If only Adam could have said, while still in the Garden of Eden: "Forgive your indocile and disorderly servant, O Lord, for not listening to you". His life would have been different. Would God not have forgiven him? He would, and there would have been no exile and no death for any of the people. But one sin breeds another. Not only had Adam disobeyed God, but he also aggravated his sin by blaming it on God. He said, "It was the woman you put here with me. I would not have sinned if she had not told me. It was your fault!" Likewise, the woman said: "It was not my fault. The serpent deceived me, He whispered in my ear so cunningly that I could not resist. Why did You let him in?"
Sin acts on us subtly and covertly. We transgress once, and we cannot stop. Our sin launches a chain reaction that goes out of control.
Let me give you an example from my life. It happened about four decades ago. I had been living in God's grace and saw Christ in all people. It was a great gift of God to me, a sinner. My soul rejoiced, and I recognised the living Christ in every priest. Suddenly, His grace left me. I had come to treat God's gift to me as my property. It seemed to me that there was something that I could see, but others could not because they were blind. I was singing in a church choir, and when the singers talked or allowed themselves to be distracted, I was thinking to myself: "What do these old women think they are doing? How could they be talking to each other in the middle of a prayer service?" I was condemning them.
But by condemning others, we appropriate God's gifts and lose our closeness with Him. We let sin enter our hearts. The priests in whom I used to see the image of Christ now appeared to me as ordinary sinners. This sudden change in perspective was detrimental to my soul. Only recently, my world was full of light and beauty, and a short time later, it turned dark. I questioned the truth of my experience. It is in our human nature to forget our past quickly and erase it from our memories.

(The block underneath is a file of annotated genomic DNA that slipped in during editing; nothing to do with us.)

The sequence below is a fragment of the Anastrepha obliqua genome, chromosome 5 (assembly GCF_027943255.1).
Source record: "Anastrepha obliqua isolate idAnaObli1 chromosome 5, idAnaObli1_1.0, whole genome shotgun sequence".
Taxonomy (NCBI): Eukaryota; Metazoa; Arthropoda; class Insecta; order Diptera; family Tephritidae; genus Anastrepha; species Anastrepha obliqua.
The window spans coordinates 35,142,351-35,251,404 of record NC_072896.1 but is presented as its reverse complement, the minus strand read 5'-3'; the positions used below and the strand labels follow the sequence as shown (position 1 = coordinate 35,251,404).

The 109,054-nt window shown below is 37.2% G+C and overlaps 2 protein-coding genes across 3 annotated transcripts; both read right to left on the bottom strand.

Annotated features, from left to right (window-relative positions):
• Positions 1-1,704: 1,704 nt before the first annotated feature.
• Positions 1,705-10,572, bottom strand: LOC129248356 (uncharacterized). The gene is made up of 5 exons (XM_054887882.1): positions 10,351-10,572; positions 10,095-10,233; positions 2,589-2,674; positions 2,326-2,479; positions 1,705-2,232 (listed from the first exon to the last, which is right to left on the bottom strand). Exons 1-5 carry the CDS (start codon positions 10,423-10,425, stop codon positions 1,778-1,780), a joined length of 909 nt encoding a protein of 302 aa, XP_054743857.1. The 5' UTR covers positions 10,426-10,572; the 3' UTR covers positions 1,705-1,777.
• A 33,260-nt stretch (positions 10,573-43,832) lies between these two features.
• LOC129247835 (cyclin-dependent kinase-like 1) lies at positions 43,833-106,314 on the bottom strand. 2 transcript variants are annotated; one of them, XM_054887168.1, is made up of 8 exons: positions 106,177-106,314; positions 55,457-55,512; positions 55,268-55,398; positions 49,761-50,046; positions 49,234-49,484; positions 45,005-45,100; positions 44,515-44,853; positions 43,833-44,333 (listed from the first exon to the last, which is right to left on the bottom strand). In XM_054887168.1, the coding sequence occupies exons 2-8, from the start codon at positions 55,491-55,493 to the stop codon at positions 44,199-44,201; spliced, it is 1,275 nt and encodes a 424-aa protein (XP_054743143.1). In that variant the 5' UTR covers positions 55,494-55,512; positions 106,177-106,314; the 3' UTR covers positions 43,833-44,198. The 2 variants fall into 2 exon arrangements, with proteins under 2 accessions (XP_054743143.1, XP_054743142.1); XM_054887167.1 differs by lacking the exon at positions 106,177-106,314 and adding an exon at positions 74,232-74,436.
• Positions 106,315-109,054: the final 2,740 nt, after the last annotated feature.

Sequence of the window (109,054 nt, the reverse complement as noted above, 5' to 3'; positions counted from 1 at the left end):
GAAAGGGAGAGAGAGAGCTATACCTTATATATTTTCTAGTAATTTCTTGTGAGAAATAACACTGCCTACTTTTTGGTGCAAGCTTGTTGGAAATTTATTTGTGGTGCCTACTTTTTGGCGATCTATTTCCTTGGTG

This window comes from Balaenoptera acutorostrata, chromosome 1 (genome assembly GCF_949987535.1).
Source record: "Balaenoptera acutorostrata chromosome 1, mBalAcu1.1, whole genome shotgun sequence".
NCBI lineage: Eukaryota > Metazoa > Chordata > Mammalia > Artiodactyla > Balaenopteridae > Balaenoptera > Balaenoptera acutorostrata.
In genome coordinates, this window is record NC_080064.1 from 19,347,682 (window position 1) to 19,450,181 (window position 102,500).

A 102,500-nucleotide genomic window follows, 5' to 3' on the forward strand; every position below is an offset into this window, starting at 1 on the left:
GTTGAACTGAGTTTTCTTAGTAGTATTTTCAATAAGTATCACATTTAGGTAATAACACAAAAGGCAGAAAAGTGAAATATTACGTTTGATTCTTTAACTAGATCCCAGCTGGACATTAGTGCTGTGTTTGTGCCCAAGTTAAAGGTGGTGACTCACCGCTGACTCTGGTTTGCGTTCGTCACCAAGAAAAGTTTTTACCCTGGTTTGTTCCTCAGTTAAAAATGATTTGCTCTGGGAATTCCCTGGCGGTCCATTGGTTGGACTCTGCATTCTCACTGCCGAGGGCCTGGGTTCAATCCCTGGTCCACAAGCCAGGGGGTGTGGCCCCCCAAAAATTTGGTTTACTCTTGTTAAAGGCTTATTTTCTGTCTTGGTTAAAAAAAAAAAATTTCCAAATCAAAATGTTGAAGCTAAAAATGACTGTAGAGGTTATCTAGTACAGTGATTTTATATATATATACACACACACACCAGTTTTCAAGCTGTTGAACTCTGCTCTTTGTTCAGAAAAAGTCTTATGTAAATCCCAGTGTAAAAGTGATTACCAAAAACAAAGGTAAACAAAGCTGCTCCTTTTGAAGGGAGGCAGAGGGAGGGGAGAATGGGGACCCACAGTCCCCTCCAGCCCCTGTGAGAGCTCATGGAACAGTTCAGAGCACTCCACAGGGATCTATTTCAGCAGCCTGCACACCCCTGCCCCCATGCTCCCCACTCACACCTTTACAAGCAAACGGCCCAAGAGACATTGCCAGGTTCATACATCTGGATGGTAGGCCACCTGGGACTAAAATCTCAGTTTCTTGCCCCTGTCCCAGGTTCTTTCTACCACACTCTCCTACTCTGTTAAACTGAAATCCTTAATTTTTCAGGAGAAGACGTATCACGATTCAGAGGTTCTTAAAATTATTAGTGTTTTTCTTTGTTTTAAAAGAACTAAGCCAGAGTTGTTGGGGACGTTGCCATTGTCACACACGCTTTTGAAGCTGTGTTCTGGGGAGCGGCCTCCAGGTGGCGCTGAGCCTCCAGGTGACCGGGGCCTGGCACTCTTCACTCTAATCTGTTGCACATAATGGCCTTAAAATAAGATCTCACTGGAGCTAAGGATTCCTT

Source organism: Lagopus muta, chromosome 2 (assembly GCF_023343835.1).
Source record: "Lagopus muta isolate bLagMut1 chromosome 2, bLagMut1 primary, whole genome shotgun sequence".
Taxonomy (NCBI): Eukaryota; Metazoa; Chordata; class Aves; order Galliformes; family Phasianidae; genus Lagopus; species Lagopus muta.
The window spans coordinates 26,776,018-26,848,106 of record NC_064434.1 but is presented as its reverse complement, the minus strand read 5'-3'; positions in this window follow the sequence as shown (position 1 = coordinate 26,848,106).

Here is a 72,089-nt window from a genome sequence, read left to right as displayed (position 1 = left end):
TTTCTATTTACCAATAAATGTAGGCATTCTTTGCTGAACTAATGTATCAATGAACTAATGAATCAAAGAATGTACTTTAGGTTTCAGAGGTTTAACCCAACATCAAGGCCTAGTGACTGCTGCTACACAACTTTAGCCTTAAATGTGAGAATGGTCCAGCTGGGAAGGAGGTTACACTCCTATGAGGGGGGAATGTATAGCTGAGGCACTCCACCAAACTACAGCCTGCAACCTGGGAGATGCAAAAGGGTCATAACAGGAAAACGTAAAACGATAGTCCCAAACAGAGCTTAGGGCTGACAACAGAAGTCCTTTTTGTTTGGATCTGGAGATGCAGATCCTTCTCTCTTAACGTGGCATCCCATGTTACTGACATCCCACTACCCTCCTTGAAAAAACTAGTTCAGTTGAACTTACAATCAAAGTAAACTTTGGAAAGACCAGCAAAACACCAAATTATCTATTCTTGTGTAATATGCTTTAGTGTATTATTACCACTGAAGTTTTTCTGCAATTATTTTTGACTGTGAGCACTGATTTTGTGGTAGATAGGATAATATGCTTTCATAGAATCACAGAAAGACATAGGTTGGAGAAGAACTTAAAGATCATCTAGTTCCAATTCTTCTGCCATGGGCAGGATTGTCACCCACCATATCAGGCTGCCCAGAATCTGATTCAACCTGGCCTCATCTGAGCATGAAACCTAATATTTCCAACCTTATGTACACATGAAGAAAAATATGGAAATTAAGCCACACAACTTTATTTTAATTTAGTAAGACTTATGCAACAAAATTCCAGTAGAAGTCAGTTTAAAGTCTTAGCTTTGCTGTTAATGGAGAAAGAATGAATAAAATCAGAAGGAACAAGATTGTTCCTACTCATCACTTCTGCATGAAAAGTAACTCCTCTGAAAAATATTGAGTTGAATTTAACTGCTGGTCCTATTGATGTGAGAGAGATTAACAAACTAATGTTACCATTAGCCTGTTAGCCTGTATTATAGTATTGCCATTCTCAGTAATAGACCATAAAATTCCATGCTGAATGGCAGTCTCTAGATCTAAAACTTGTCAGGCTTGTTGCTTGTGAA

God helps us, saves us and brings us back to our senses. He purifies and sanctifies us with His love. Yet we are ungrateful and too quick to forget, abandon and doubt the experience of our souls. In His infinite humility, God is never tired of waiting for people to see the light, come to their senses and realise His closeness. He still loves us and hopes that we will repent. From a human perspective, how infinitely humble He must be not to take offence and abandon us altogether.! God loves us unconditionally in all of our states and conditions. He has enough love to transform the most dreadful sinner into a saint.
The feast of the Exaltation of the Cross takes a special place among the Christian feasts. It is our chance to reflect on eternity, the victory of life over death, and the triumph of God's love.
Movement is life. We are always in a hurry, racing somewhere. This ongoing race forms a habit that won’t let us stop and see, hear and perceive what is happening now, at this moment. So what’s the whole point of rushing, really? Where are we…
As Christians, we know that there are many people tonight who need our prayers because, sadly, they cannot pray for themselves. So we will spend this night standing at the Divine Liturgy, praying for the secular and Christian worlds together.…
At some point, we will become weak, only to find out that we had neglected our spirits and not prepared them for the life to come. Therefore, as we call for God's help, we should not ask him to turn around the circumstances of our lives.
We long for miracles but forget that Christ is near and ready to say to us "Stand up, pick up your mat and walk! Walk after me."
When we go to Church and trust our Lord, we have no reason to complain. So let us live as Christians and thank the Lord in our prayers.
Sometimes, the magnitude of human suffering, hardship, and pain can throw us into despair. But let remind ourselves that people in worse situations have come out of them successfully, and emerged stronger than before.